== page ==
I’ve held off saying anything the new feature in the SN that David Bruce Murray aptly described as “Roy Pauley vs. the World,” hoping that it would return this month and I could get a better sense of how it will play out. Alas, that was not to be. So I’ll have to go on one month’s installment.

In theory I like the idea a lot (and I should say that the SN continues to improve markedly each month). And it may well turn out to be successful, but aside from the problems that DBM identifies, the larger issue that the first back-and-forth between Pauley and Daywind VP Ed Leonard exposed last month is that Pauley does not so much make an argument that one can engage with. Rather he mistakes assertion for argumentation. Heavy on the “I thinks” and “I believes” and “it’s this ways” and “in my opinions,” and short on a claim that’s backed up by analysis of evidence (examples - i.e. George Younce is the greatest emcee in the history of the world - are not necessarily evidentiary). It’s hard to engage with assertions and declarations, and even harder when you’ve got to pretend, as poor Ed Leonard had to last month, that you’re dealing with a reasoned analysis and not another of Pauley’s jeremiads or celebrations of the 10 Greatest Something or Others.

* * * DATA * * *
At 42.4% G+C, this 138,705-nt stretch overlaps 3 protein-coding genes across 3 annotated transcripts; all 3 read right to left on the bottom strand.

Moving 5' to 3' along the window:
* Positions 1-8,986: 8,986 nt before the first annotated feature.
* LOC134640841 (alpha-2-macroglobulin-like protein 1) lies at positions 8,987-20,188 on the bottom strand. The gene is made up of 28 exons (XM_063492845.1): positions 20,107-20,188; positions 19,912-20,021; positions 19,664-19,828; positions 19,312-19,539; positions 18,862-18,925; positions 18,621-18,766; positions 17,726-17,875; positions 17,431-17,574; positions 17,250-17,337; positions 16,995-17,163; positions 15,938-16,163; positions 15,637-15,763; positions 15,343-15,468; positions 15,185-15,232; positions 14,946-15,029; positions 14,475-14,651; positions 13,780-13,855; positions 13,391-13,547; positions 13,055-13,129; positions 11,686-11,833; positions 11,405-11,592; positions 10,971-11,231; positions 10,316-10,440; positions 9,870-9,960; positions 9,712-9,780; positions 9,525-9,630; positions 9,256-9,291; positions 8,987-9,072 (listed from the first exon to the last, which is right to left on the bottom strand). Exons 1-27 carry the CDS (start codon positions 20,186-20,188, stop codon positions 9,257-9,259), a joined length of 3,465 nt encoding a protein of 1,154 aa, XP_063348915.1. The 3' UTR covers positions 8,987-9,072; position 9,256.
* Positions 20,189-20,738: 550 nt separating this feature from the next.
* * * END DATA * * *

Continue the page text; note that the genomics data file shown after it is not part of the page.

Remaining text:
For this feature to work, SN editors are perhaps going to have to help build the kind of dialogue the features imagines and be more prescriptive about the topics at first. For instance: politics and patriotism (see above) - what role should political statements and actions play in gospel music performance? Discuss. Or, What is southern gospel music? (a perennial favorite). The idea here is to pose the question in a way that makes it as difficult as possible for someone (Roy Pauley, for instance) to just start declaiming. Pauley will be Pauley, of course, and the column is “in my opinion,” and not “point counter point.” But if the SN can put Bill Gaither on the cover and start publishing letters to the editors with writers’ actual names, then may be Roy Pauley can be led to water and begin to back up his opinion with more than the force of his personality transplanted in print. This would not only be good for the SN. It’d be good for gospel music, which could really do with some positive models for intelligent discourse and the exchange of opposing ideas without people talking past each other.

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